Seven SBI staff members attended the 2017 Washington Society of Association Executives’ (WSAE) Annual Convention in Semiahmoo. We always jump at the opportunity to spend time with talented association professionals and had a great time at all of the sessions and receptions. There were a few sessions that resonated with us. One of these sessions was, “How to Accelerate Your Problem Solving”, led by Kevin May from Sticks, LLC.
Kevin started off by defining the difference between problems and challenges: a challenge is something anticipated by your organization; you can approach a challenge with tools and strategies you already have. A problem is something you’ve never encountered before, and forces you to come up with a totally new solution to solve it. You deal with problems by using creativity.
Kevin outlined 5 principles behind creative problem solving:
- No Pre-Determined Destination
Your outcome should never be clear when you’re starting the problem-solving process. Don’t decide on where you’re going to end up before you’ve even begun.
- Distanced Objectivity
Ignore all precedent or seemingly relevant case histories and interrogate every assumption. Approach your problem like you’ve never seen anything like it before. Because in many cases, you won’t have.
- Fresh Points of Inspiration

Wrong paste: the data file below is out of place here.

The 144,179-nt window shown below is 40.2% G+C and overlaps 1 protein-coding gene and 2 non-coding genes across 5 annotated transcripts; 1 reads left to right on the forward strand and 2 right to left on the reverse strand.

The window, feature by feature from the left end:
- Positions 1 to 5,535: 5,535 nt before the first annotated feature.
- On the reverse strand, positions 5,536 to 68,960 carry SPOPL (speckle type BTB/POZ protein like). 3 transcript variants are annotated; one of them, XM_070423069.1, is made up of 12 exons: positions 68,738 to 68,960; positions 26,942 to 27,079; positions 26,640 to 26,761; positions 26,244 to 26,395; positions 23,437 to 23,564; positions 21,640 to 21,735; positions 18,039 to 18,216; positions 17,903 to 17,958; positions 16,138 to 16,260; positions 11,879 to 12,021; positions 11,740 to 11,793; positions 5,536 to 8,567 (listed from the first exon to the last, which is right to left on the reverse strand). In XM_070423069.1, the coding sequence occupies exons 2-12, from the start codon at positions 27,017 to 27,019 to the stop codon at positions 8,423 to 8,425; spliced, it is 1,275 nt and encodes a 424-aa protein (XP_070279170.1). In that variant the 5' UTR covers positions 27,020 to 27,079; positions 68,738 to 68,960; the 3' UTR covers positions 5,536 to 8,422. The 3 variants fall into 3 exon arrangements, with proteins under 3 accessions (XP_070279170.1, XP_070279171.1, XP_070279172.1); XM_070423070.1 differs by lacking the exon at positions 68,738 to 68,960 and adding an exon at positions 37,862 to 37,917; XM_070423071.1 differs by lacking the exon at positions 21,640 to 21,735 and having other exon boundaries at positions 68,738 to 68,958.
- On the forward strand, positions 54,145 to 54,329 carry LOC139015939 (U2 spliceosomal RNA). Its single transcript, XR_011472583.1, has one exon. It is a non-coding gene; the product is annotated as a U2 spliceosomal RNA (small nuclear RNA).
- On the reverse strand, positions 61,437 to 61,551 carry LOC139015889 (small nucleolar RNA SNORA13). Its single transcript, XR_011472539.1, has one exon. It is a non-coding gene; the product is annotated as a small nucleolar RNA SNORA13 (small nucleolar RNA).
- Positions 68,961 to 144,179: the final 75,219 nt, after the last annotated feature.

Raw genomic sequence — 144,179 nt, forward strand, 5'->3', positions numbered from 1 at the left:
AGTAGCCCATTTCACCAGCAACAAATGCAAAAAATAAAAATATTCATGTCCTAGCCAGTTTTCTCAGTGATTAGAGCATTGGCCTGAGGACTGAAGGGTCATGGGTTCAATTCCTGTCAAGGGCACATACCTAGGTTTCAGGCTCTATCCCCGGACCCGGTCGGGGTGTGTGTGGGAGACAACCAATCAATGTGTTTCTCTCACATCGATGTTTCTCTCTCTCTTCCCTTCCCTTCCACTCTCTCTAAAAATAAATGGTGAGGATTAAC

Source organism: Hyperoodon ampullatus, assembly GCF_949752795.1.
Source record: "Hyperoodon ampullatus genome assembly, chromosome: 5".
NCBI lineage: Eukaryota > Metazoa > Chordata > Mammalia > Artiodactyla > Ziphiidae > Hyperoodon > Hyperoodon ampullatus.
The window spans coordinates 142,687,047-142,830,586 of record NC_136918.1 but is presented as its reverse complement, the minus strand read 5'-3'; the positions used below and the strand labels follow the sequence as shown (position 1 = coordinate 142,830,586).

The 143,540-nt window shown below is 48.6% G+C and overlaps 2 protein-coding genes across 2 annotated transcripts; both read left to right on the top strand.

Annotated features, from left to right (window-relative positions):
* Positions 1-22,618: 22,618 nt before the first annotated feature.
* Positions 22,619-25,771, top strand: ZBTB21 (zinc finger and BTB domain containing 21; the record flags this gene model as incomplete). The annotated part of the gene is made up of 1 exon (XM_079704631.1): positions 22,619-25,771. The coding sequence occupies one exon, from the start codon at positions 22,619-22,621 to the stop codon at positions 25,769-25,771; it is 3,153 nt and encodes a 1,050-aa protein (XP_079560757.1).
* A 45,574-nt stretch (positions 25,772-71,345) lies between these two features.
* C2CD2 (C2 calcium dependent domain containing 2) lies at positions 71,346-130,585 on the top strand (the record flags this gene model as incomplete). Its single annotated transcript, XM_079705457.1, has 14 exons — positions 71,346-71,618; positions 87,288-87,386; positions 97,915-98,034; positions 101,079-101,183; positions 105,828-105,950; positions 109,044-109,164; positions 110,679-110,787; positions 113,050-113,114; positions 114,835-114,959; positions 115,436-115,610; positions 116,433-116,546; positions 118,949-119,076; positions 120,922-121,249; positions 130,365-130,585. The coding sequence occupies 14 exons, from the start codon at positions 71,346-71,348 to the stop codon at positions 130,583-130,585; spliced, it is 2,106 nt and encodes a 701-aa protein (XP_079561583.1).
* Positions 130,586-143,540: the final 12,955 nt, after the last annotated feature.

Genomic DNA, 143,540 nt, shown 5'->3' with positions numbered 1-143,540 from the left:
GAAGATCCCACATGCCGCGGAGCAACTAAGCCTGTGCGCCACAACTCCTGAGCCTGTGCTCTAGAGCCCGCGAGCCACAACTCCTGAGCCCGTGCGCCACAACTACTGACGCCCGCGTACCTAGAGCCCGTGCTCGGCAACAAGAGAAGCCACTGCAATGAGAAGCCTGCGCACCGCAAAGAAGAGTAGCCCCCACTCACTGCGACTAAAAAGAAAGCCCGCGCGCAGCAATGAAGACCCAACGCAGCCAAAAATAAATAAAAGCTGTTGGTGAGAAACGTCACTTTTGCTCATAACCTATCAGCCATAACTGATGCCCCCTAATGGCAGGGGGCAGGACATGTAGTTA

Don’t use the same inspiration from previous problems your organization has faced. Draw from the unusual, and deviate from the norm. This is the best way to ensure that your problem is solved in a lasting and meaningful way, and that the problem won’t repeat itself later.
- Diversity of Perspective
Bring more people into the conversation. A range of viewpoints beats individual brilliance.
- Consideration Time
First thoughts are rarely the best thoughts. Give yourself time to think critically about the problem before jumping into a solution. While there is enormous pressure to solve problems quickly, if you try to force the process, you’ll come up with a somewhat empty solution.
The biggest factor to problem solving is creativity, and Kevin emphasized that creativity is a perpetual state and not a momentary action. You need to gear your entire organization around nurturing creativity in order for this process to be most effective. Encourage your employees to experiment, take risks, and resist the obvious.